One of the smallest woodland creatures in Ohio, the red-backed salamander is an abundant, yet relatively unnoticed, part of our woodland ecosystem. It is a small, slender salamander that is completely terrestrial. It lives in moist, rocky woodland areas, but does not need to live or reproduce in or near a body of water.
Females lay eggs under moist logs or rocks and will aggressively defend them until they hatch. The species has two color phases: the red-back phase, which includes a red stripe from the base of the head to the tail, and a lead phase in which it is uniformly dark.
The monarch butterfly is one of the most commonly recognized butterflies in Ohio, with its four-inch wingspan and strikingly bright burnt-orange and black vein coloration sprinkled with white spots. Spending its winters in Mexico and migrating north in the spring, the monarch is a common sight in the late summer and early fall. During spring, caterpillars are busy munching away on milkweed plants and later forming a chrysalis, or pupa, where they will complete their metamorphosis into the butterfly.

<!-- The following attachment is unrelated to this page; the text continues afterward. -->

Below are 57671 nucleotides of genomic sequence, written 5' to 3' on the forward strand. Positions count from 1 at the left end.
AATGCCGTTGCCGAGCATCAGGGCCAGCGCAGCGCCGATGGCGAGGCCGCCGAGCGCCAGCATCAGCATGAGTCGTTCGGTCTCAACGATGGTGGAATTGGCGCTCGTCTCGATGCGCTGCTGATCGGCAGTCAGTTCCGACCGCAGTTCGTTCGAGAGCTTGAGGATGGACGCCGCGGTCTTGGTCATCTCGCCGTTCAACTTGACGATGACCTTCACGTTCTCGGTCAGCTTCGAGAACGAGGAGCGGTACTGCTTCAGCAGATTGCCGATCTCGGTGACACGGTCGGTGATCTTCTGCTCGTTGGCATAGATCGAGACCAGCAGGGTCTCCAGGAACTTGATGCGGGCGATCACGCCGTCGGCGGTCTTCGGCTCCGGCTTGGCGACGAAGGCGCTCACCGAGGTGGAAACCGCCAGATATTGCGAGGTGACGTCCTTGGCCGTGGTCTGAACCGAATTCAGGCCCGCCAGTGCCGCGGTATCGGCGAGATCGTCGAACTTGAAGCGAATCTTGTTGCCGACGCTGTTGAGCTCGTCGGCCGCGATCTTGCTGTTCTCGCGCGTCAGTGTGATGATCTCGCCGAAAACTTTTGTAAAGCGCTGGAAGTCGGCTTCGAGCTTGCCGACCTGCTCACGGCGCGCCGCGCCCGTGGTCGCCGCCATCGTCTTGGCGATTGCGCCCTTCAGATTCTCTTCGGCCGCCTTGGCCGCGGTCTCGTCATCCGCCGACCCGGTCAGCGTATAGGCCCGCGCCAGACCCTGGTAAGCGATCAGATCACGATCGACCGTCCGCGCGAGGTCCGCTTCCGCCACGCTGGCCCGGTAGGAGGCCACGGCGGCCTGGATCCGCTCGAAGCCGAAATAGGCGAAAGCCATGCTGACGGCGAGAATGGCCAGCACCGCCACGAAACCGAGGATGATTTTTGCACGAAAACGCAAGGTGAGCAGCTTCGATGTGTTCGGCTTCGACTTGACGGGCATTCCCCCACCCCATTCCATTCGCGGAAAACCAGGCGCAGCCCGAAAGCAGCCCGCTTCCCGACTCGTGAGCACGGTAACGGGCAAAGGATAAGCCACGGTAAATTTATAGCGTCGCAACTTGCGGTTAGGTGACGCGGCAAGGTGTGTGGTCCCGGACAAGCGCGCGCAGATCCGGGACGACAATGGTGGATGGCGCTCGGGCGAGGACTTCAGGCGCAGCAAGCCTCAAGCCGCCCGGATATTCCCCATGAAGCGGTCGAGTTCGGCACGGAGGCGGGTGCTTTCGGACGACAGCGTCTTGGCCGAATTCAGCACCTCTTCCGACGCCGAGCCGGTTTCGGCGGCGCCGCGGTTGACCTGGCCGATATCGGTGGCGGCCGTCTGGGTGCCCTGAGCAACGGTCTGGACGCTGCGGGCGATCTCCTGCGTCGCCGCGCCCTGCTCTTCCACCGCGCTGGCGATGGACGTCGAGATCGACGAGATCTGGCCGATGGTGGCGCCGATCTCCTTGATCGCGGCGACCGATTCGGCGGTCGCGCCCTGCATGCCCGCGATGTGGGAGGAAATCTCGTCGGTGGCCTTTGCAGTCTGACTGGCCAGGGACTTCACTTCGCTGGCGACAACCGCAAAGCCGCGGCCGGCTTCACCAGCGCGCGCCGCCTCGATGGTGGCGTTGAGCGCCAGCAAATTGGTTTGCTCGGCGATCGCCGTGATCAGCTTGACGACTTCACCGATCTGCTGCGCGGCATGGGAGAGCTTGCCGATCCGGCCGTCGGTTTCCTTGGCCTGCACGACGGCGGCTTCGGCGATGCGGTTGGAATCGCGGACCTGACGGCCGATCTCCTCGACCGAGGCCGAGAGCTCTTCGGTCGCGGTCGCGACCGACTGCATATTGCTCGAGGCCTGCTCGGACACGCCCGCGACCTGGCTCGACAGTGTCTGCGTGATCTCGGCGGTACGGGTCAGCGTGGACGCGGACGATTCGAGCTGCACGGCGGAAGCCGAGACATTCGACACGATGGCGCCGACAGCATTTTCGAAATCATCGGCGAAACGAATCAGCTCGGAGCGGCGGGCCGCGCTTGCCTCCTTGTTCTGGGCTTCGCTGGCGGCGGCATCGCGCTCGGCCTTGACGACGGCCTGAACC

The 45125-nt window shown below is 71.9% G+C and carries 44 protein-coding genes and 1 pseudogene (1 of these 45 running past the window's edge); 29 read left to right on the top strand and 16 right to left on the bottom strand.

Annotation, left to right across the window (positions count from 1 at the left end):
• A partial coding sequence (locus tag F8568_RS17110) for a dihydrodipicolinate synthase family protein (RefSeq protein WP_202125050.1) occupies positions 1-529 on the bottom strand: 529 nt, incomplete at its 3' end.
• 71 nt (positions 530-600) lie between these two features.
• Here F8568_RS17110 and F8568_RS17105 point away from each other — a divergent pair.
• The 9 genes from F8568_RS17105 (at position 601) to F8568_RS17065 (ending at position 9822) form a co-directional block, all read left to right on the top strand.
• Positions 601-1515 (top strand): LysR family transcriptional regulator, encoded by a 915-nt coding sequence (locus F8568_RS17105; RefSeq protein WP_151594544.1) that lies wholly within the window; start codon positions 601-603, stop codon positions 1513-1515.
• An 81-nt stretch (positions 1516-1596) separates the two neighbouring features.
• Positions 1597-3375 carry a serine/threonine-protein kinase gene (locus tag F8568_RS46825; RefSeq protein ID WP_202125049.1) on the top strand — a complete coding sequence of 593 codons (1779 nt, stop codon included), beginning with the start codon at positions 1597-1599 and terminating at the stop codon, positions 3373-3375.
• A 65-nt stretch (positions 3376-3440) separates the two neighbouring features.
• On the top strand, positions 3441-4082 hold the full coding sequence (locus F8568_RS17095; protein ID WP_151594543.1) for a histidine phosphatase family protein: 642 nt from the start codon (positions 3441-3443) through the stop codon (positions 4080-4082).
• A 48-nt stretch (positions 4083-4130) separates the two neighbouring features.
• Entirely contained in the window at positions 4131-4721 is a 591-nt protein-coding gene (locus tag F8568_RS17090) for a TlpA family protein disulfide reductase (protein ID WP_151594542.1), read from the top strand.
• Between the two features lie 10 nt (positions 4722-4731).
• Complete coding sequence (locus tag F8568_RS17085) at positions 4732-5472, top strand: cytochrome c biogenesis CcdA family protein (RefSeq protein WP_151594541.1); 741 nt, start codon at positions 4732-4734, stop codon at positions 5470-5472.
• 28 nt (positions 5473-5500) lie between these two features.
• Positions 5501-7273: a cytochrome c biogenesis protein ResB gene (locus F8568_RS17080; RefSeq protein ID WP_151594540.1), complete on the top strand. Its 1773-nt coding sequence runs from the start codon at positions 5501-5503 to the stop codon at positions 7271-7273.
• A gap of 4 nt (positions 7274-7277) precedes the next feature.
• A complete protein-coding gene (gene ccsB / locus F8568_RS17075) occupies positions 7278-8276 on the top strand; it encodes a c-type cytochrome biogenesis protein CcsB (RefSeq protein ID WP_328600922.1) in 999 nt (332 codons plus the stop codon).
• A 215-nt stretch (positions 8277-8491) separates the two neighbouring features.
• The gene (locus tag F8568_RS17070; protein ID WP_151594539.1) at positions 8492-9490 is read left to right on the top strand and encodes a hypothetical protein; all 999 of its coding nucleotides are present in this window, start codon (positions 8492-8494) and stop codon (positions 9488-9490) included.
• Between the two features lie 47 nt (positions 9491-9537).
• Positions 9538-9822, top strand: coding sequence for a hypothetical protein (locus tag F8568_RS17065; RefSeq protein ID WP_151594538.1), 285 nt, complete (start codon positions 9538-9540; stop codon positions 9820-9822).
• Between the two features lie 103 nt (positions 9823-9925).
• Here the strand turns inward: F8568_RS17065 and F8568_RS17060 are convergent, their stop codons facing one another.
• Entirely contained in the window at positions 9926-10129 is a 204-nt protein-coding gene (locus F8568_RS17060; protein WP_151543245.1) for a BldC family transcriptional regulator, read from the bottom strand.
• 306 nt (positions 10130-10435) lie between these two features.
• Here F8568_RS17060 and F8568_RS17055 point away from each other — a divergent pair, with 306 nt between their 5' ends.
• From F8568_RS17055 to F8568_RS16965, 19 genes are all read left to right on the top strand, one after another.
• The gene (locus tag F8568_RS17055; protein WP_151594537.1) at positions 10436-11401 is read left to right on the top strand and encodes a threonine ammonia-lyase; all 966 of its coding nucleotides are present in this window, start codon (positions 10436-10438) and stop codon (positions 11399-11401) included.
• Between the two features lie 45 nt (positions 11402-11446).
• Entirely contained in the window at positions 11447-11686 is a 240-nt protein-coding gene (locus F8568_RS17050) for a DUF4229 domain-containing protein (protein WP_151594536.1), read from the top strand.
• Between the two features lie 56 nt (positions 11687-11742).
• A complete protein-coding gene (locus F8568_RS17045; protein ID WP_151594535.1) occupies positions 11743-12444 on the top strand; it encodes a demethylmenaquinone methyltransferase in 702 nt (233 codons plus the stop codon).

The monarch is toxic, from eating the poisonous milkweed plant, and is therefore quite undesirable to predators. In the fall, the monarch begins its migration back to Mexico, where it will remain until the following spring. During the migration back north the butterflies will stop frequently and deposit eggs on milkweed. Very rarely will a butterfly complete the round trip journey; often the incoming butterflies contain several generations.
The katydid, also known as the long-horned grasshopper, is slender and green with broadened wings designed to resemble leaves, camouflaging the insect within tree foliage and shrubs. The katydid can be distinguished from other grasshoppers due to the length of its antennae, which reaches beyond the length of its body. The species is most common mid- to late summer, as this is when the insect is fully grown and most recognizable.
The name katydid comes from the insect's common song, which is heard in the evening: "katy did, katy didn't." The song is produced by males rubbing their hind legs together, a process known as stridulating. The females lay their eggs in either the soil or on plant tissue. Often, this causes harm to the plant due to the many slashes the female makes in order to lay her eggs inside.